Phil Spencer “Feeling Great” About Xbox’s E3 Conference; First Party Studios to Play a “Big Role”

on May 29, 2015 11:45 AM

E3 is coming fast, and today Microsoft’s Xbox division head Phil Spencer did a bit of teasing (actually, a lot of teasing, in one of his usual Twitter sprees) about what we’re going to see from the house of Xbox One at one of the biggest game shows of the year.

Spencer also mentioned that Microsoft’s own first party studios will play a “big role” in the show:

As usual, Spencer shown some refreshing sportsmanship, and he mentioned that he’s also excited to see what others will show, even if his focus is on making his own customers happy.

If you’re worried that Microsoft might be planning to fire all its shots at E3, neglecting Gamescom, worry no more. Spencer promised that Microsoft will have as much new content there as they will at E3.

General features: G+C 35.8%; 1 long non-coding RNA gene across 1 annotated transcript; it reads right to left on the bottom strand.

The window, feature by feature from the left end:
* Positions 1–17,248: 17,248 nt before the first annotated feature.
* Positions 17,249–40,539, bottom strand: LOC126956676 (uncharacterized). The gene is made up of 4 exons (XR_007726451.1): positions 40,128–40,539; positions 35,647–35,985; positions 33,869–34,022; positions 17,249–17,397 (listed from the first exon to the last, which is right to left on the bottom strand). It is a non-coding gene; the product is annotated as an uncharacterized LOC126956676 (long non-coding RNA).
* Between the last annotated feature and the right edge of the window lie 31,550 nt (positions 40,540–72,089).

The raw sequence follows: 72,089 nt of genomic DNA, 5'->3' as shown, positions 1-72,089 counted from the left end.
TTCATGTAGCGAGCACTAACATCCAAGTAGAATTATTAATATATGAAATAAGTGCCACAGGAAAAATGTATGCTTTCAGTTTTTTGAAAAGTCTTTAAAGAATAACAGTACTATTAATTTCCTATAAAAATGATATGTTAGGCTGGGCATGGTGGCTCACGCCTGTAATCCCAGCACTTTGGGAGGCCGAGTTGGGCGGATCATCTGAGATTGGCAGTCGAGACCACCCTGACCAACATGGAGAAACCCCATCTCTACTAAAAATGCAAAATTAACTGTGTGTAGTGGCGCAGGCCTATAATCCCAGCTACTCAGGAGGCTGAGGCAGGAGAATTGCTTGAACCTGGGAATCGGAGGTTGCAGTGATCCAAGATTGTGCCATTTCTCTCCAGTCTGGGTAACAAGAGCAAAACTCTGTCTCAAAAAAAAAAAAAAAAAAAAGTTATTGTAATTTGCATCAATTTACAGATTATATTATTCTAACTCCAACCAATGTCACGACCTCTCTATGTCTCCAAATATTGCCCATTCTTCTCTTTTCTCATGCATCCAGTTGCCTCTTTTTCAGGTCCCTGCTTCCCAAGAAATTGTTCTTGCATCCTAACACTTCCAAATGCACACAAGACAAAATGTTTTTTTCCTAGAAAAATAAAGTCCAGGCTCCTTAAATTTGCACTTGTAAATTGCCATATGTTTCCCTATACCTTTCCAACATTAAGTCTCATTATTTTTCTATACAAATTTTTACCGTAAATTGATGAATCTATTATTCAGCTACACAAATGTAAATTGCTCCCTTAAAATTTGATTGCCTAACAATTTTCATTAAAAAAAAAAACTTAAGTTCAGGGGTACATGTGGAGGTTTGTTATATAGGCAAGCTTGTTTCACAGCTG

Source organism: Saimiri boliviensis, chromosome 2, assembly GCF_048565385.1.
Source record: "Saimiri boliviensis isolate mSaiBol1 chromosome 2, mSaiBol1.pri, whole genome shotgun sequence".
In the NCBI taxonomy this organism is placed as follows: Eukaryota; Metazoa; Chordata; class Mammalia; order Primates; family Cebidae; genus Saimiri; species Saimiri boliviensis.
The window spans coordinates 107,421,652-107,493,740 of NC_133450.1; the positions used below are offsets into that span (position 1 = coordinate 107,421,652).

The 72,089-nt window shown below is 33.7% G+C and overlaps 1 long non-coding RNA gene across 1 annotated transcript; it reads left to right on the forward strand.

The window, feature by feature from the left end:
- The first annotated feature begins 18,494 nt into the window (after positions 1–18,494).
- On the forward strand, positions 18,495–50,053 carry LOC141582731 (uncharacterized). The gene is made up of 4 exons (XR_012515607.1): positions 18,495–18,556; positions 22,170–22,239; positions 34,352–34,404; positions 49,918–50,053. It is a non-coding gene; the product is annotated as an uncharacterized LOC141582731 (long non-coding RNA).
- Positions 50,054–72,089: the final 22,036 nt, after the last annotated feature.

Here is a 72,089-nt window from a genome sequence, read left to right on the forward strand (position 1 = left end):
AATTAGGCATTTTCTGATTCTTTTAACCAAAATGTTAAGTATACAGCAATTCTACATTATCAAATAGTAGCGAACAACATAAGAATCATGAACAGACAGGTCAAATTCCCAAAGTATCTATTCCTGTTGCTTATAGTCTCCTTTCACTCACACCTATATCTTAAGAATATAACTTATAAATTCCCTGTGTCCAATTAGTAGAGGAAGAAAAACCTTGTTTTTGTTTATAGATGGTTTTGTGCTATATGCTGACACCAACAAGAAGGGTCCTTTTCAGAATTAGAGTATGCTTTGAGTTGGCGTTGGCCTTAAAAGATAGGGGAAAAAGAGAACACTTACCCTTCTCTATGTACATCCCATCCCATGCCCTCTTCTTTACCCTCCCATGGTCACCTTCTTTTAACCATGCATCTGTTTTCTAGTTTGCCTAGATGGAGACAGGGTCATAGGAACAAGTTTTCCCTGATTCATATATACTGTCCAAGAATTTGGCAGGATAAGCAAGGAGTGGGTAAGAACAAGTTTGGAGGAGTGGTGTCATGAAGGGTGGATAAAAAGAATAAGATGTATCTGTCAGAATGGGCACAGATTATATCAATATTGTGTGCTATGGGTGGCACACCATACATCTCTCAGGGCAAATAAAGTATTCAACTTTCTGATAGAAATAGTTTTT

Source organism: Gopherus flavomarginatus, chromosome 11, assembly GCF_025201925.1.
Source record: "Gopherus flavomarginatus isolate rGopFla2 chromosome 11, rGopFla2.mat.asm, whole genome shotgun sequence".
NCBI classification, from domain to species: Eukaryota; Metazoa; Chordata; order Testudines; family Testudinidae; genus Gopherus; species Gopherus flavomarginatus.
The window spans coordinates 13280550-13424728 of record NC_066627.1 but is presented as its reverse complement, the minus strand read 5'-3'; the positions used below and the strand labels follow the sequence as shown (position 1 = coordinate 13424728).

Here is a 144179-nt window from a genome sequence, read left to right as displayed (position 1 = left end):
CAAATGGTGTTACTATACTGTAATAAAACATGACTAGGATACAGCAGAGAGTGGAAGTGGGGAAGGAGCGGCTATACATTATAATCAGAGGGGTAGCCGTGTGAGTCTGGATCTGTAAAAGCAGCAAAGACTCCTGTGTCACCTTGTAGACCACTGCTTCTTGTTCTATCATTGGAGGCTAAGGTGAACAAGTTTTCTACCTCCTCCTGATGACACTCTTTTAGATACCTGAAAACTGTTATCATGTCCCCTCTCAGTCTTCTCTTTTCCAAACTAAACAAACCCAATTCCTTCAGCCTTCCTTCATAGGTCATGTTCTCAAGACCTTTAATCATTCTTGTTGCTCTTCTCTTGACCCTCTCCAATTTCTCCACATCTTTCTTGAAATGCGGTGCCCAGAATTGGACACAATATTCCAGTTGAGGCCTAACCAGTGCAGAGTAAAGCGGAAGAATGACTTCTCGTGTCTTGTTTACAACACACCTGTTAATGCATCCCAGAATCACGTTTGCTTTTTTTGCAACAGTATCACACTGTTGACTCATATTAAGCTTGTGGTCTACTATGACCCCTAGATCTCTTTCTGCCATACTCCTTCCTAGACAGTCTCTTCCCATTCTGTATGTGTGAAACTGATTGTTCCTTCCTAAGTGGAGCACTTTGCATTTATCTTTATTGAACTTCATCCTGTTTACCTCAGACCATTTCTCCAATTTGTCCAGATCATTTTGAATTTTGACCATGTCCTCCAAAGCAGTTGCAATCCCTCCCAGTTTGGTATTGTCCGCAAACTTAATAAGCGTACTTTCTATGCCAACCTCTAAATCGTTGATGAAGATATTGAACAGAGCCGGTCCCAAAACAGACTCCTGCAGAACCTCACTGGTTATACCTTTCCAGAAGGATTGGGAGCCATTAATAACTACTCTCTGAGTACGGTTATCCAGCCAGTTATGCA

Incidentally, we also hear that Crystal Dynamics is doing “Amazing Progress” on Rise of the Tomb Raider, while 343 Industries is doing a “great job” in polishing Halo 5: Guardians.

Spencer explained what we can expect from the Xbox Daily show, also teasing that Xbox Fanfest is going to be “great.”

He then teased that E3 is going to be a “fun” time for Xbox One preview members:

Interestingly, we also get a bit of info on possible new features, like background music and the ability to broadcast party chat:

The air is starting to be electric around this year’s E3. It’ll be interesting to see what all sides of the competition will bring, but as the sales underdog Microsoft will probably bring all the big guns to bear. We can pretty much be sure that shots will be fired.

 /  Executive News Editor
Hailing from sunny (not as much as people think) Italy and long standing gamer since the age of Mattel Intellivision and Sinclair ZX Spectrum. Definitely a multi-platform gamer, he still holds the old dear PC nearest to his heart, while not disregarding any console on the market. RPGs (of any nationality) and MMORPGs are his daily bread, but he enjoys almost every other genre, prominently racing simulators, action and sandbox games. He is also one of the few surviving fans of the flight simulator genre on Earth.